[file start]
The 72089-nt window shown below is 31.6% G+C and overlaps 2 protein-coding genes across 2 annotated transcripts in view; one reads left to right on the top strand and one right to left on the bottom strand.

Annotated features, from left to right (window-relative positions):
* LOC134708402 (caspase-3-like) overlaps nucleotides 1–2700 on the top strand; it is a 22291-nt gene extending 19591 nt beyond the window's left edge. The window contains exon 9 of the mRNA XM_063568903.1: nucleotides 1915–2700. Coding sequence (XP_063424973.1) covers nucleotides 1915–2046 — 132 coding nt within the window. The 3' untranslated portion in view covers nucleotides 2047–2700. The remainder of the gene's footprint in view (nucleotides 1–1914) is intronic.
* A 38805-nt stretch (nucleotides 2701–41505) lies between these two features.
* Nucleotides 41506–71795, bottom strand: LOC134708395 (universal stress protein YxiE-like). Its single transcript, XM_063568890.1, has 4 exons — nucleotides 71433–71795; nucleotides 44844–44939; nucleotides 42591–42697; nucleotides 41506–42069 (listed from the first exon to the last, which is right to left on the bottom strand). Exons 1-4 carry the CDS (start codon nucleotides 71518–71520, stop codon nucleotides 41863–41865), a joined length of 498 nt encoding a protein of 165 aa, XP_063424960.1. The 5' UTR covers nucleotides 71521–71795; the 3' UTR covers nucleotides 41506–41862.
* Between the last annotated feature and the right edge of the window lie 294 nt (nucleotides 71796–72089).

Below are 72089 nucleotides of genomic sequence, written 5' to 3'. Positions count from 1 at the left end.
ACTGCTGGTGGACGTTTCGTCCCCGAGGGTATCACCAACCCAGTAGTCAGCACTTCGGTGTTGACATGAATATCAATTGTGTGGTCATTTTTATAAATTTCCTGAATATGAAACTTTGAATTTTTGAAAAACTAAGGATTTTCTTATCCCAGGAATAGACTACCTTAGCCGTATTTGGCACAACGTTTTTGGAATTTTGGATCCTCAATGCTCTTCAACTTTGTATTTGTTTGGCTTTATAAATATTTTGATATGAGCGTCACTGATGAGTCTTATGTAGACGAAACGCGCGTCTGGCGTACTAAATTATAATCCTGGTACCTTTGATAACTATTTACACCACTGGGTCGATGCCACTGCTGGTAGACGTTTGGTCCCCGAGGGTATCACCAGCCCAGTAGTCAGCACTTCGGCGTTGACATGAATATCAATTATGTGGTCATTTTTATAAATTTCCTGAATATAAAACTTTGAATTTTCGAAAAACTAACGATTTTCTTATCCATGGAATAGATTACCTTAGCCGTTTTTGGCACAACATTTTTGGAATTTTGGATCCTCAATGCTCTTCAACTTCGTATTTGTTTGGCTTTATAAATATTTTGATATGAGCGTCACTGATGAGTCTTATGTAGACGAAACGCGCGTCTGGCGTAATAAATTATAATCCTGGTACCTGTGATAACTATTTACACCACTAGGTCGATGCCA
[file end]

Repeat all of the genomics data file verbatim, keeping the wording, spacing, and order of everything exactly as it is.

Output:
The 72089-nt window shown below is 31.6% G+C and overlaps 2 protein-coding genes across 2 annotated transcripts in view; one reads left to right on the top strand and one right to left on the bottom strand.

Annotated features, from left to right (window-relative positions):
* LOC134708402 (caspase-3-like) overlaps nucleotides 1–2700 on the top strand; it is a 22291-nt gene extending 19591 nt beyond the window's left edge. The window contains exon 9 of the mRNA XM_063568903.1: nucleotides 1915–2700. Coding sequence (XP_063424973.1) covers nucleotides 1915–2046 — 132 coding nt within the window. The 3' untranslated portion in view covers nucleotides 2047–2700. The remainder of the gene's footprint in view (nucleotides 1–1914) is intronic.
* A 38805-nt stretch (nucleotides 2701–41505) lies between these two features.
* Nucleotides 41506–71795, bottom strand: LOC134708395 (universal stress protein YxiE-like). Its single transcript, XM_063568890.1, has 4 exons — nucleotides 71433–71795; nucleotides 44844–44939; nucleotides 42591–42697; nucleotides 41506–42069 (listed from the first exon to the last, which is right to left on the bottom strand). Exons 1-4 carry the CDS (start codon nucleotides 71518–71520, stop codon nucleotides 41863–41865), a joined length of 498 nt encoding a protein of 165 aa, XP_063424960.1. The 5' UTR covers nucleotides 71521–71795; the 3' UTR covers nucleotides 41506–41862.
* Between the last annotated feature and the right edge of the window lie 294 nt (nucleotides 71796–72089).

Below are 72089 nucleotides of genomic sequence, written 5' to 3'. Positions count from 1 at the left end.
ACTGCTGGTGGACGTTTCGTCCCCGAGGGTATCACCAACCCAGTAGTCAGCACTTCGGTGTTGACATGAATATCAATTGTGTGGTCATTTTTATAAATTTCCTGAATATGAAACTTTGAATTTTTGAAAAACTAAGGATTTTCTTATCCCAGGAATAGACTACCTTAGCCGTATTTGGCACAACGTTTTTGGAATTTTGGATCCTCAATGCTCTTCAACTTTGTATTTGTTTGGCTTTATAAATATTTTGATATGAGCGTCACTGATGAGTCTTATGTAGACGAAACGCGCGTCTGGCGTACTAAATTATAATCCTGGTACCTTTGATAACTATTTACACCACTGGGTCGATGCCACTGCTGGTAGACGTTTGGTCCCCGAGGGTATCACCAGCCCAGTAGTCAGCACTTCGGCGTTGACATGAATATCAATTATGTGGTCATTTTTATAAATTTCCTGAATATAAAACTTTGAATTTTCGAAAAACTAACGATTTTCTTATCCATGGAATAGATTACCTTAGCCGTTTTTGGCACAACATTTTTGGAATTTTGGATCCTCAATGCTCTTCAACTTCGTATTTGTTTGGCTTTATAAATATTTTGATATGAGCGTCACTGATGAGTCTTATGTAGACGAAACGCGCGTCTGGCGTAATAAATTATAATCCTGGTACCTGTGATAACTATTTACACCACTAGGTCGATGCCA